For nostalgic Americans, boardwalks are the stuff of summer dreams, mixing memories of salt water taffy at sunset, white-knuckled wooden rollercoaster rides and kids with dogs racing along weathered walkways.
James Lilliefors, author of “America’s Boardwalks, From Coney Island to California,” says boardwalks have always been “bright, alluring, loud, lucrative and very American.”
Still, as Park World magazine reported in 2007, “In the 1920s there were more than 1,500 authentic seaside amusement parks in the United States, today there are less than two dozen.” Despite these dwindling numbers, those that remain are flourishing: Where once boardwalks were merely the venue for the world's greatest oddities, now they have a civic purpose, acting as a nexus for local business and a spur to nostalgia-based urban renewal.
Wildwoods' Boardwalk today touts more rides than Disney Land, and Kemah Boardwalk in Galveston Bay, Texas, opened as recently as 1988, has become the most popular recreational and entertainment park in the Houston area. “Boardwalks were the forerunners of theme parks and mega shopping malls,” says Lilliefors, but the malls didn’t replace them ... the greatest appeal of the boardwalk is largely sensual and a little intangible, the confluence of natural and man-made attractions you don't find in a shopping mall.” Neither have shopping malls spawned entire food franchises, hit songs and starring roles in countless great films.
America’s first boardwalk was actually a temporary structure constructed in 1870 to keep the sand off Atlantic City’s beachfront hotel carpets. It quickly surpassed its practical origins, becoming the most sought after stretch of real estate in Atlantic City, giving it prime placement as the most valuable square in the Parker Brothers game, Monopoly. Similarly, boardwalks across America became a destination's main attraction after the ocean itself. According to Lilliefors, at one time the Atlantic City Boardwalk displayed a "home of the future," the world's largest typewriter, shows with diving horses, kangaroo boxing, and even a reenactment of the Johnstown flood.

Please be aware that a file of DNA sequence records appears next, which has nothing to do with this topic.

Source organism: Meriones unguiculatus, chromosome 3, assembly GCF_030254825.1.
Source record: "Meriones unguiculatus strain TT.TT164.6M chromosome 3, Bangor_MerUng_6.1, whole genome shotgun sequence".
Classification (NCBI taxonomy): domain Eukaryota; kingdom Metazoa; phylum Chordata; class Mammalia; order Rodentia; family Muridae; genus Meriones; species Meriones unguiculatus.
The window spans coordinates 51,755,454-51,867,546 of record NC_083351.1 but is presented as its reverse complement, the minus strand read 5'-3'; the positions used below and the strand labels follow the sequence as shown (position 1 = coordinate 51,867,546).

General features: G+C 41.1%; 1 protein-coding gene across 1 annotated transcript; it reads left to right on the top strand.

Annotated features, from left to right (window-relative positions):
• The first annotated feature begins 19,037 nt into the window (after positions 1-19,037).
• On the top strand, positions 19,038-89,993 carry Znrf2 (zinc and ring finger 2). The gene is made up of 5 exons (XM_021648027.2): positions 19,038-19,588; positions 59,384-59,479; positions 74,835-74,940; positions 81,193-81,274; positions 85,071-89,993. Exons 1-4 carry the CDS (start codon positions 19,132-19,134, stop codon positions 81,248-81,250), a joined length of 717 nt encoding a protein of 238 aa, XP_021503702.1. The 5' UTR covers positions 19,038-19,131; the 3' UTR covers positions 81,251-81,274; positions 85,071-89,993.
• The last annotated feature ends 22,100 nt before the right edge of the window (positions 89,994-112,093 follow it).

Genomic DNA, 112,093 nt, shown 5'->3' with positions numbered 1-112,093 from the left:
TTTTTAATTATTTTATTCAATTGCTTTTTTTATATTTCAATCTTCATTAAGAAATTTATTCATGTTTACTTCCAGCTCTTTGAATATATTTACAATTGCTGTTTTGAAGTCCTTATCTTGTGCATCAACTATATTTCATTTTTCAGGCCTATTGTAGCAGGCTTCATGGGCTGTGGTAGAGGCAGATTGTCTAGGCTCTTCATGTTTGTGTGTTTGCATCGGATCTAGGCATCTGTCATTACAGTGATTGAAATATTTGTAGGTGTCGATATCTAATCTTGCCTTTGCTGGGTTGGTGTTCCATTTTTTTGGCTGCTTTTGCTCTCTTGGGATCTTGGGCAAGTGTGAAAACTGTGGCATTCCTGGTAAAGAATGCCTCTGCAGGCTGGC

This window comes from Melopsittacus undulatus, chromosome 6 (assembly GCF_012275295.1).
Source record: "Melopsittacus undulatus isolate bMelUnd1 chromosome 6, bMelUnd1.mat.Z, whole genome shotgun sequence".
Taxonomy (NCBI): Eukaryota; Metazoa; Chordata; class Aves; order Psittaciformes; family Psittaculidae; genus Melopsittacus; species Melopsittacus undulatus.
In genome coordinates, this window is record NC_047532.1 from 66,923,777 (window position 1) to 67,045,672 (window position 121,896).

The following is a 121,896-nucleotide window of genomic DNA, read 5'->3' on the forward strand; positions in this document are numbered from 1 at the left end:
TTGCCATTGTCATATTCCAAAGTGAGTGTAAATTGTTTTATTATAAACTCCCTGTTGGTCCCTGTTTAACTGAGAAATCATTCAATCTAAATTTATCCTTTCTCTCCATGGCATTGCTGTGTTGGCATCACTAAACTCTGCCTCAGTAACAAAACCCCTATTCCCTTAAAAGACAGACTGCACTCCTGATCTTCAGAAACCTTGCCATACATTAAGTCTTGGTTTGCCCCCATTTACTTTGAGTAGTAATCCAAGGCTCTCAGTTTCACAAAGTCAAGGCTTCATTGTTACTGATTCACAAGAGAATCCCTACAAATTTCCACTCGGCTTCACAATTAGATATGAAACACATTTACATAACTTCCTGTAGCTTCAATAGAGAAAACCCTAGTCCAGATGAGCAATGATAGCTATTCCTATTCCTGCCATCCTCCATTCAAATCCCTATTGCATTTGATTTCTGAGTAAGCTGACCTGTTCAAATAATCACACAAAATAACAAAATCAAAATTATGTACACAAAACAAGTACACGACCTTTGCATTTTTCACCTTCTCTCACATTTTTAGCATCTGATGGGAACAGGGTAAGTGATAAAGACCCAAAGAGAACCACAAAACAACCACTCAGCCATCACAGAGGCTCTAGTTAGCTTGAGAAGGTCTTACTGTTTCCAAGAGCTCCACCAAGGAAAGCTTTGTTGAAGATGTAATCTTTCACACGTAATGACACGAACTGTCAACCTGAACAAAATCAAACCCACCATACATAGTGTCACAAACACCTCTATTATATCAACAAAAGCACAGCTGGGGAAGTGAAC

From the turn of the century, Brooklyn’s Coney Island also emerged as a vibrant destination for New Yorkers in search of lights, beach and action. In 1927, Coney Island gave the world the Cyclone Rollercoaster, which because one of the most famous of its kind, and the steel Wonder Wheel Ferris Wheel, built in 1920. Lilliefors says, “Coney Island was considered the most dazzling spectacle in the world — lit up, supposedly, by a million light bulbs at a time when electricity was still a novelty.” Though it has lost appeal, recently suffering the sale of Astroland to developers in 2007, the boardwalk and many of the classic boardwalk shops and attractions remain active.
California's “Coney Island of the West,” Santa Cruz, boasts its own Cyclone equivalent, The Giant Dipper. The creator of this 85-year-old wooden coaster, Arthur Looff, said he envisioned a coaster that had “the thrill of a plunge down a mine shaft, a balloon ascent, a parachute jump, airplane acrobatics, a cyclone, a toboggan ride and a ship in a storm.”
With the recent renovation of the Looff Carousel and its original band organ, plus the addition of a ski lift type of transportation above its boardwalk, Santa Cruz Boardwalk says its goal is “keeping our nostalgia current." Where Coney Island and Asbury Park remain shadows of their former glory, the Santa Cruz and Wildwood Boardwalks still host three and nine million yearly visitors respectively.
A connoisseur of U.S. beaches, Dr. Stephen Leatherman, who acquired the moniker “Dr. Beach” for his annual list Dr. Beach’s America’s Best Beaches List, has visited about 650 of the major recreational beaches in the U.S. and knows something about the effects of boardwalk renovation. He says that Rehoboth Beach, Del., Santa Cruz, Calif. and Long Beach, Wash. are among his favorite boardwalks, successful renovations of the Waikiki Beach boardwalk and the reopening of the wooden rollercoaster at Mission Beach, Calif., have made these beaches more family-friendly and helped to bring the crowds back.
The Rehoboth Beach boardwalk is similarly undergoing a full reconstruction that is reportedlyone of Delaware's largest transportation stimulus projects in history, and will replace whole concrete sections with the original-style wood planks.Dr. Leatherman feels that revitalization is necessary because boardwalks “connect everything together ... the boardwalk is a part and parcel of the beach experience.”
When it comes to pop culture, boardwalks have birthed many a touchstone. For instance, salt water taffy reportedly originated in 1883 on the Atlantic City Boardwalk after a storm flooded a candy store. And then there are Boardwalk Fries. Trends come and go but the boardwalk stays. And so do its attractions: In fact, the Cyclone rollercoaster in Coney Island occupies the exact space that contained the world's very first rollercoaster the Switchback Railway, built in 1884. The convergence of rich historical elements like these and consistent efforts to refresh and expand are what will keep boardwalks a thriving focal point of beach towns across America.